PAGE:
pyplot.xlabel('x')
pyplot.ylabel('u')
pyplot.grid()
line = pyplot.plot(x, u0,
color='C0', linestyle='-', linewidth=2)[0]
pyplot.xlim(0.0, L)
pyplot.ylim(0.5, 2.5)
fig.tight_layout()
```

**Note**: `pyplot.plot()`

can (optionally) return several values. Since we're only creating one line, we ask it for the "zeroth" (and only...) line by adding `[0]`

after the `pyplot.plot()`

call.

Now that our figure is initialized, we define a function `update_plot`

to update the data of the line plot based on the time-step index.

In [10]:

```
def update_plot(n, u_hist):
"""
Update the line y-data of the Matplotlib figure.
Parameters
----------
n : integer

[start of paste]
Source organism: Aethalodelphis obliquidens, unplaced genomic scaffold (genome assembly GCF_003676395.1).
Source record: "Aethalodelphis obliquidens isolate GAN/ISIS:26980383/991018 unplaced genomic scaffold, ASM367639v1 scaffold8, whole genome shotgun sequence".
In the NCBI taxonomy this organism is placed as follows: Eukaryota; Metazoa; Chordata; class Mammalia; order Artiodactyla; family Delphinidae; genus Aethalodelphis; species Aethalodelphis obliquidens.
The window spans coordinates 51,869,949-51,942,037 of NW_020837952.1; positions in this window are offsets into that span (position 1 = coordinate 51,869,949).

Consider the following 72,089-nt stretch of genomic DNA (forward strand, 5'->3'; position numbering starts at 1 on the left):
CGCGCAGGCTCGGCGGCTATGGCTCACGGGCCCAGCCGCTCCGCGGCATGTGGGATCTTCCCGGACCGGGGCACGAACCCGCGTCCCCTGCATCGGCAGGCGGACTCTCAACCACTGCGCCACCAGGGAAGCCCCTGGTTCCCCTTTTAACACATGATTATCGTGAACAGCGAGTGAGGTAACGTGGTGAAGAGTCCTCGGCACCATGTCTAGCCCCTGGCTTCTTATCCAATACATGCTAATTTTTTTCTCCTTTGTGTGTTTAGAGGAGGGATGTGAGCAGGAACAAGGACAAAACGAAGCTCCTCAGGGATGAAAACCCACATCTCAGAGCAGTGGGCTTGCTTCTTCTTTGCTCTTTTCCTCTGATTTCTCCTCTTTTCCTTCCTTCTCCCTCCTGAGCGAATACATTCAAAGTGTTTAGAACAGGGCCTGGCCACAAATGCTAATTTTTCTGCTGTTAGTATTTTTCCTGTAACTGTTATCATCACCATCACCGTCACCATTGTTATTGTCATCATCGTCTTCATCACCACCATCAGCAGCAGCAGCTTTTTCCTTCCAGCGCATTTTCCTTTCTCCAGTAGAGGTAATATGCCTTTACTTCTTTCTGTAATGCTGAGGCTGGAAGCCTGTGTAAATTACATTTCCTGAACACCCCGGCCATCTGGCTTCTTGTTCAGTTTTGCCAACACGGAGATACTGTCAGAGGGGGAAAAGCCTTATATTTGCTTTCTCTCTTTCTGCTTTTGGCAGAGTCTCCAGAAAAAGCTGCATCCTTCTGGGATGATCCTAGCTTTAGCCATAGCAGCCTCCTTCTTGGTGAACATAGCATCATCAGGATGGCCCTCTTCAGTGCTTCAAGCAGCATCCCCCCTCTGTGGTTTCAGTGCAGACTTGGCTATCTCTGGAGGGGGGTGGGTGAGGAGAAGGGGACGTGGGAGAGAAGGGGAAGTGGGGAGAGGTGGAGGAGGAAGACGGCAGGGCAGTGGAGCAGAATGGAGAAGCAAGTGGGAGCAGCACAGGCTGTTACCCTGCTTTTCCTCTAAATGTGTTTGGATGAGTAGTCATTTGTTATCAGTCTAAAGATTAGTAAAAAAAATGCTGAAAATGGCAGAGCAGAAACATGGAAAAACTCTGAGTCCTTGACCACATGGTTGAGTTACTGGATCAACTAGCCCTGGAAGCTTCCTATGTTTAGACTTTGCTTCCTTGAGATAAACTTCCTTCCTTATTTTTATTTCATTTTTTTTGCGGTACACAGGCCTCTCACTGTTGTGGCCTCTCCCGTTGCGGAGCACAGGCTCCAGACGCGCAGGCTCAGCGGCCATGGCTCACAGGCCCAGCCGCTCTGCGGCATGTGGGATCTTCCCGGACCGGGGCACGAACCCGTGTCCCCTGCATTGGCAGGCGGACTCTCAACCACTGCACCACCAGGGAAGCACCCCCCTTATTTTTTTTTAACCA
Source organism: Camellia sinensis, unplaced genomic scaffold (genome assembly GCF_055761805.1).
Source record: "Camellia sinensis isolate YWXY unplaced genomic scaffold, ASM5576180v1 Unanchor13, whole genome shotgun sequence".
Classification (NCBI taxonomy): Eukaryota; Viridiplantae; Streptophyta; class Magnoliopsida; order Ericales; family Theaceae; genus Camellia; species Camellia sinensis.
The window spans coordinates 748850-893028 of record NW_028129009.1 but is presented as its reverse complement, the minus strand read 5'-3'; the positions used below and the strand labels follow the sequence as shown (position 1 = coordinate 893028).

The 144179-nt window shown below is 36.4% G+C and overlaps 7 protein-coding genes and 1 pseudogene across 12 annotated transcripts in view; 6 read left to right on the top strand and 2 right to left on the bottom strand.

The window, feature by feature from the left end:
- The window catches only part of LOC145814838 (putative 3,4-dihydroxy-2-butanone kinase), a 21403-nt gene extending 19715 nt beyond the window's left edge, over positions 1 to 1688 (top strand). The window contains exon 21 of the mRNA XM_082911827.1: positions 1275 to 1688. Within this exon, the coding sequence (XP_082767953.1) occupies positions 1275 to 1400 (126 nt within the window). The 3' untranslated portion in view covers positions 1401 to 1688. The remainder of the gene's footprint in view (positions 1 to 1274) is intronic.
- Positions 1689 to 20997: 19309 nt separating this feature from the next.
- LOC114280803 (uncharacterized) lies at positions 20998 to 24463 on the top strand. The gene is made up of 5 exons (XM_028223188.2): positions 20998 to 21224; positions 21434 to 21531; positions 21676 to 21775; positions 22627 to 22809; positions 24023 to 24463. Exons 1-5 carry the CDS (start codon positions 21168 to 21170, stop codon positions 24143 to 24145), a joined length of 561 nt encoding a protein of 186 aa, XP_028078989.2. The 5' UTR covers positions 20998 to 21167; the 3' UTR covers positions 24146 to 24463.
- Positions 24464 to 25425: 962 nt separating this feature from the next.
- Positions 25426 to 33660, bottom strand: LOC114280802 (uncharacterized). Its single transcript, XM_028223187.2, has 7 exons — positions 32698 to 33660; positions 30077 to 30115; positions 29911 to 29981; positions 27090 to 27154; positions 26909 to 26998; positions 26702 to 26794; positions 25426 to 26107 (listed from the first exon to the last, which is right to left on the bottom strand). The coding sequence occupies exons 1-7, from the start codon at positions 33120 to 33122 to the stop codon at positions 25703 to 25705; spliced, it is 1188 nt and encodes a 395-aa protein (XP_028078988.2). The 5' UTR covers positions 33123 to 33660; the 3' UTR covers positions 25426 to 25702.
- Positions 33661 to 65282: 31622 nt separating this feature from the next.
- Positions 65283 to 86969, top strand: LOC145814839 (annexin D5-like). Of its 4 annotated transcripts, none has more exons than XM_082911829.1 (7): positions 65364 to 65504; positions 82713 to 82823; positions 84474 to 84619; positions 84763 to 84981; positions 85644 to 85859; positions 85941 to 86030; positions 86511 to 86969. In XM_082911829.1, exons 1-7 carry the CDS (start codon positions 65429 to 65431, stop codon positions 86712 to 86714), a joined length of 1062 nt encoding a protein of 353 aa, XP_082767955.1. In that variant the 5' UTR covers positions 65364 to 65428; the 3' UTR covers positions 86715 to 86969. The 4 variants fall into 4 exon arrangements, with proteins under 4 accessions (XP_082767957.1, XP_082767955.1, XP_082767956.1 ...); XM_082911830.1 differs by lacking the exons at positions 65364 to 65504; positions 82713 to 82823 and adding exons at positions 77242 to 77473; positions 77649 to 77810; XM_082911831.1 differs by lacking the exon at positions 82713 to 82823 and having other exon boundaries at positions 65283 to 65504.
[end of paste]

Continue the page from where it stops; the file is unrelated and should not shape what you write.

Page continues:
The time-step index.
u_hist : list of numpy.ndarray objects
The history of the numerical solution.
"""
fig.suptitle('Time step {:0>2}'.format(n))
line.set_ydata(u_hist[n])
```

Next, we create an `animation.FuncAnimation`

object with the following arguments:

`fig`

: the name of our figure,`diffusion`

: the name of our solver function,`frames`

: the number of frames to dra (which we set equal to`nt`

),`fargs`

: extra arguments to pass to the function`diffusion`

,`interval`

: the number of milliseconds each frame appears for.

In [11]:

```
# Create an animation.
anim = animation.FuncAnimation(fig, update_plot,
frames=nt, fargs=(u_hist,),
interval=100)
```

Ok! Time to display the animation.
We use the `HTML`

display method that we imported above and the `to_html5_video`

method of the animation object to make it web compatible.

In [12]:

```
# Display the video.
HTML(anim.to_html5_video())
```

Out[12]:

In [13]:

```
from IPython.core.display import HTML
css_file = '../../styles/numericalmoocstyle.css'
HTML(open(css_file, 'r').read())
```

Out[13]: